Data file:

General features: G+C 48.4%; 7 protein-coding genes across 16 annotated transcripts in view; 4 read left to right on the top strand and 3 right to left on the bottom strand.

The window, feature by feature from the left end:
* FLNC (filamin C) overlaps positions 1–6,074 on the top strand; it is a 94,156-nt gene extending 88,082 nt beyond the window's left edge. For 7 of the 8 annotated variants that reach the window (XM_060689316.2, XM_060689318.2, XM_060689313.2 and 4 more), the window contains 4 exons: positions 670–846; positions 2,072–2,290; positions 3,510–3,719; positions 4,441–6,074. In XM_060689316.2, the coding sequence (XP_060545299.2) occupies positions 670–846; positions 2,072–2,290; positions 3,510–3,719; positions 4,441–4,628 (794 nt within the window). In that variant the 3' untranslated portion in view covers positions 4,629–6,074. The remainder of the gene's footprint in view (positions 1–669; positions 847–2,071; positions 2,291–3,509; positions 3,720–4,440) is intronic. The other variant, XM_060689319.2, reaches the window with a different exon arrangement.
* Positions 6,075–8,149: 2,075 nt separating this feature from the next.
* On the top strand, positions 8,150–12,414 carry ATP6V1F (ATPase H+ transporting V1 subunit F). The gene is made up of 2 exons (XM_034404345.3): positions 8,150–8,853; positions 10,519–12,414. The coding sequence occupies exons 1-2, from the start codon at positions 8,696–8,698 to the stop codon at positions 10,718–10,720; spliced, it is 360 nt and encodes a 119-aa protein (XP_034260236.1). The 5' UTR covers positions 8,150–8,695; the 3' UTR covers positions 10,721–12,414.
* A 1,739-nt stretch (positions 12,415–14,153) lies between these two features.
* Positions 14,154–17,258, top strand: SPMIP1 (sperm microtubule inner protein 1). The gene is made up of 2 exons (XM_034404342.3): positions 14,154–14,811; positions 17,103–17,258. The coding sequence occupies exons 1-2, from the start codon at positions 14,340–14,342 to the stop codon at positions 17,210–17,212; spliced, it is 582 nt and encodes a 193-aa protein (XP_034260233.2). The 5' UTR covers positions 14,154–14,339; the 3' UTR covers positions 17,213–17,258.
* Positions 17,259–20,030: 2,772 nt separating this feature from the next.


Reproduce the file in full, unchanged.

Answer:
General features: G+C 48.4%; 7 protein-coding genes across 16 annotated transcripts in view; 4 read left to right on the top strand and 3 right to left on the bottom strand.

The window, feature by feature from the left end:
* FLNC (filamin C) overlaps positions 1–6,074 on the top strand; it is a 94,156-nt gene extending 88,082 nt beyond the window's left edge. For 7 of the 8 annotated variants that reach the window (XM_060689316.2, XM_060689318.2, XM_060689313.2 and 4 more), the window contains 4 exons: positions 670–846; positions 2,072–2,290; positions 3,510–3,719; positions 4,441–6,074. In XM_060689316.2, the coding sequence (XP_060545299.2) occupies positions 670–846; positions 2,072–2,290; positions 3,510–3,719; positions 4,441–4,628 (794 nt within the window). In that variant the 3' untranslated portion in view covers positions 4,629–6,074. The remainder of the gene's footprint in view (positions 1–669; positions 847–2,071; positions 2,291–3,509; positions 3,720–4,440) is intronic. The other variant, XM_060689319.2, reaches the window with a different exon arrangement.
* Positions 6,075–8,149: 2,075 nt separating this feature from the next.
* On the top strand, positions 8,150–12,414 carry ATP6V1F (ATPase H+ transporting V1 subunit F). The gene is made up of 2 exons (XM_034404345.3): positions 8,150–8,853; positions 10,519–12,414. The coding sequence occupies exons 1-2, from the start codon at positions 8,696–8,698 to the stop codon at positions 10,718–10,720; spliced, it is 360 nt and encodes a 119-aa protein (XP_034260236.1). The 5' UTR covers positions 8,150–8,695; the 3' UTR covers positions 10,721–12,414.
* A 1,739-nt stretch (positions 12,415–14,153) lies between these two features.
* Positions 14,154–17,258, top strand: SPMIP1 (sperm microtubule inner protein 1). The gene is made up of 2 exons (XM_034404342.3): positions 14,154–14,811; positions 17,103–17,258. The coding sequence occupies exons 1-2, from the start codon at positions 14,340–14,342 to the stop codon at positions 17,210–17,212; spliced, it is 582 nt and encodes a 193-aa protein (XP_034260233.2). The 5' UTR covers positions 14,154–14,339; the 3' UTR covers positions 17,213–17,258.
* Positions 17,259–20,030: 2,772 nt separating this feature from the next.